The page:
Info about this performance FULL VIDEO Read or write comments

FULL DER JASAGER & DER LINDBERGHFLUG (Weill) Sao Paulo 2023 Manuela Freua, Luciana Bueno, Vitor Bispo

Video Recording from: YouTube     FULL VIDEO          Qries

Information on the Performance
Information about the Recording
  • Published by: Theatro São Pedro  
  • Date Published: 2023  
  • Format: Streaming
  • Quality Video: 4 Audio:4
  • Subtitles: yessubs, othersubs  
  • Video Recording from: YouTube     FULL VIDEO

Der Jasager (literally The Yes Sayer; also translated as The Affirmer or He Said Yes) is an opera (specifically a Schuloper or “school-opera”) by Kurt Weill to a German libretto by Bertolt Brecht (after Elisabeth Hauptmann’s translation from Arthur Waley’s English version of the Japanese Nō drama Taniko).

Its companion piece is Der Neinsager (He Said No) although Brecht’s other text was never set by Weill.

Weill also identifies the piece, following Brecht’s development of the experimental form, as a Lehrstück, or “teaching-piece”.

The Flight across the Ocean (German: Der Ozeanflug) is a Lehrstück by the German dramatist Bertolt Brecht, inspired by We, Charles Lindbergh’s 1927 account of his transatlantic flight in the plane Spirit of St. Louis. Written for the Baden-Baden Music Festival, it was originally entitled Lindbergh’s Flight (Der Lindberghflug) and premiered in 1929 with music by Kurt Weill and Paul Hindemith in a broadcast by the Frankfurter Rundfunk-Symphonie-Orchester under the direction of Hermann Scherchen and produced by Ernst Hardt.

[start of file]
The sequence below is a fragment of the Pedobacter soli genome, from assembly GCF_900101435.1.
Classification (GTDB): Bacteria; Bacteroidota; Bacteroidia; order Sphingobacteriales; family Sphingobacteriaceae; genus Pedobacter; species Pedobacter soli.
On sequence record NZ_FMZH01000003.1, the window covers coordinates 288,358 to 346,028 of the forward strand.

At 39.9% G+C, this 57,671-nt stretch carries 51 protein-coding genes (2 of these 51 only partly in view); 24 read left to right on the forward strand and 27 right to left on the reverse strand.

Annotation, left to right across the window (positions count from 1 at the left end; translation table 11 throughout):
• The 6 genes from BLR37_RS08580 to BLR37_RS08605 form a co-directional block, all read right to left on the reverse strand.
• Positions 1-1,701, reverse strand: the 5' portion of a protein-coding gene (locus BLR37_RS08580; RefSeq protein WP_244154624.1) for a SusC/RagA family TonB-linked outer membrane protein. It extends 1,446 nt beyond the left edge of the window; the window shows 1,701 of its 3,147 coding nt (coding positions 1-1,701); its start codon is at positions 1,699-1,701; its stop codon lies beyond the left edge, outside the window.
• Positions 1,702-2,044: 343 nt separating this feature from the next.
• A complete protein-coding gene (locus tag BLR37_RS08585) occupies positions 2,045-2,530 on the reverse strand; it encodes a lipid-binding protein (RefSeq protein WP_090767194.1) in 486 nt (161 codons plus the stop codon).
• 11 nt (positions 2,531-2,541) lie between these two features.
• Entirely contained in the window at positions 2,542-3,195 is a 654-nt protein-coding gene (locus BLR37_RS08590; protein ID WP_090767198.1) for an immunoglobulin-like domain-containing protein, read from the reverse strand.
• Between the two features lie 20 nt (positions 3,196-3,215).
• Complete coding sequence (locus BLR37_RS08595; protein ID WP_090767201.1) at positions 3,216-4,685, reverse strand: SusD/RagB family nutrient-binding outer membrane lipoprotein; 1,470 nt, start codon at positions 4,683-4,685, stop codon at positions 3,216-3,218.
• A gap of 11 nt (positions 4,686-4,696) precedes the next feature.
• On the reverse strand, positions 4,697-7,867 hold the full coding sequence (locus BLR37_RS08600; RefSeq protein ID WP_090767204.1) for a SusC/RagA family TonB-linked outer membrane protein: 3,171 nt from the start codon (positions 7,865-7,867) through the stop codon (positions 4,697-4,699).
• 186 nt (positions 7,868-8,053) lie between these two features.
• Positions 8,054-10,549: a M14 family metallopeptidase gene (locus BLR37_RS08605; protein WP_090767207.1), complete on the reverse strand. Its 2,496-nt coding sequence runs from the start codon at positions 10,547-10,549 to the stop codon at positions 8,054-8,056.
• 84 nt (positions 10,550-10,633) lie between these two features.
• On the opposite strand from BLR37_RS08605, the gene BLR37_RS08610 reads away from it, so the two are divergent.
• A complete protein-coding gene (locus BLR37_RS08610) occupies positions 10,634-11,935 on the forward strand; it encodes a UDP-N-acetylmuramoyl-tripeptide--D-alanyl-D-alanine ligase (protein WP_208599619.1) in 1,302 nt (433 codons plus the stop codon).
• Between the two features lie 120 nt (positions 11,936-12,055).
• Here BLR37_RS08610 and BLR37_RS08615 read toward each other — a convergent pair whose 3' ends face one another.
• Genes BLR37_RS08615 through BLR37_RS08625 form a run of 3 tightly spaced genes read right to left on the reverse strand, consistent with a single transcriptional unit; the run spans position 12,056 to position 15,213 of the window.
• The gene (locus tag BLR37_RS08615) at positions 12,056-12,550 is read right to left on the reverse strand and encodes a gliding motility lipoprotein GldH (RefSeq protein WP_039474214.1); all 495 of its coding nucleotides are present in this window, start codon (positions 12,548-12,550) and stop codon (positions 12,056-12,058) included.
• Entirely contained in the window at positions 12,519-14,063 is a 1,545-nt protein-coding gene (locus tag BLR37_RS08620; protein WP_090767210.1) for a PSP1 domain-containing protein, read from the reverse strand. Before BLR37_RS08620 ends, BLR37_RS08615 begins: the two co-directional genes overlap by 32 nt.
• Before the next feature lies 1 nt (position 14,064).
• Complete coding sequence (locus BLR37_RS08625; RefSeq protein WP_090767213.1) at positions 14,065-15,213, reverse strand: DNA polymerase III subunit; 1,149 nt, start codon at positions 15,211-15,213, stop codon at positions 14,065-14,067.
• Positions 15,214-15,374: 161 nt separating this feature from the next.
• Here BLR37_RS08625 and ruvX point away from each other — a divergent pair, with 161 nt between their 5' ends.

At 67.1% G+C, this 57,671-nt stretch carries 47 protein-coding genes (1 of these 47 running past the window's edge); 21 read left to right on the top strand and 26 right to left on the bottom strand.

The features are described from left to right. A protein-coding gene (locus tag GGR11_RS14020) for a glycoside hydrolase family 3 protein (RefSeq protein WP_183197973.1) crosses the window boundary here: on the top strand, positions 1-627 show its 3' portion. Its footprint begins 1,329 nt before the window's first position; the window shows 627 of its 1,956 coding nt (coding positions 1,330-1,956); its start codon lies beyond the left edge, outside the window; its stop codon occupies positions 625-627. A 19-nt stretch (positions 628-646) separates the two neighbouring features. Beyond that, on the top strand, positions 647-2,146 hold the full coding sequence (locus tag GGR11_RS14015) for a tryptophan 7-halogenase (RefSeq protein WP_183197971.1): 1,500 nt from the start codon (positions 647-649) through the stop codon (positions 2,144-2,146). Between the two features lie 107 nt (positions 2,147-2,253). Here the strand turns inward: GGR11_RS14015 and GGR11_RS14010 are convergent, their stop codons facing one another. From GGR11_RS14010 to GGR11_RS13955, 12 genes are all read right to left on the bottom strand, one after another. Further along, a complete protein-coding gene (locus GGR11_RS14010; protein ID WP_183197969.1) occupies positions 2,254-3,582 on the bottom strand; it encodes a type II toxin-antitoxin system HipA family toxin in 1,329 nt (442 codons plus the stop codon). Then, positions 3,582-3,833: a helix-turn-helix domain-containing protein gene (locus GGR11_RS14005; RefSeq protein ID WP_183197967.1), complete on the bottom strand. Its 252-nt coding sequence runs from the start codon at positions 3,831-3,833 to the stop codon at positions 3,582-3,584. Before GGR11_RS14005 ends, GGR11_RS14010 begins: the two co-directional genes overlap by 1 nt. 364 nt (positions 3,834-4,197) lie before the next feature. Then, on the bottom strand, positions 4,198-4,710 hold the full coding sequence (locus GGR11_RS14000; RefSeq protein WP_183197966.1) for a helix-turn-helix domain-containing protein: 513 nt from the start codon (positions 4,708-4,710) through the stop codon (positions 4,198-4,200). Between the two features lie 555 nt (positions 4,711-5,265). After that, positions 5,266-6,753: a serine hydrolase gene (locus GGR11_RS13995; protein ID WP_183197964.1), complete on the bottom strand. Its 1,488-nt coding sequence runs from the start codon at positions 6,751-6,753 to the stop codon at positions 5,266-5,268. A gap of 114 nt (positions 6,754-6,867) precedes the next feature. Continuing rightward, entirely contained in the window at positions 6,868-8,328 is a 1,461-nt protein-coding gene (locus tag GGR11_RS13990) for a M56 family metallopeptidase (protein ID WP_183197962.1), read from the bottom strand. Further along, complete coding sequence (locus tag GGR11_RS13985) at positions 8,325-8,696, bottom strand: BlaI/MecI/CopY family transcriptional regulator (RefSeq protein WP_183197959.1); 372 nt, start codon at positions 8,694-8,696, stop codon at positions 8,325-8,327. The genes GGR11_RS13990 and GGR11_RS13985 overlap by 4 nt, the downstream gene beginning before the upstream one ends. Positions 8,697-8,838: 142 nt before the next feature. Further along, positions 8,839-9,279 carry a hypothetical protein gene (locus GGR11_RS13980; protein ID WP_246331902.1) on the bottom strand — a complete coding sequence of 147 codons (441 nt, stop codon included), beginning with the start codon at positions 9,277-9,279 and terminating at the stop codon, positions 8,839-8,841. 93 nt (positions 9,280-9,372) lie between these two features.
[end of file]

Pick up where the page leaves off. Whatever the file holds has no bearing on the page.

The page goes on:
Shortly afterwards, Weill replaced the Hindemith sections with his own music and this new version (described as a “cantata for soloists, chorus and orchestra”) opened at Berlin’s Kroll Theatre on 5 December 1929, conducted by Otto Klemperer. The play was enlarged as Der Flug der Lindbergh in 1930, but the new portion was not set to music.

In December 1949, Brecht removed Lindbergh’s name from the play for an upcoming production by the Südwestrundfunk. He also added a new preface denouncing Lindbergh’s contributions to the technology of terror bombing as well as his wartime isolationism and his widely perceived Nazi sympathies. The original line “Mein Name ist Charles Lindbergh” [My name is Charles Lindbergh] became “Mein Name tut nichts zur Sache” [My name doesn’t matter].

(Visited 194 times, 1 visits today)


Your email address will not be published. Required fields are marked *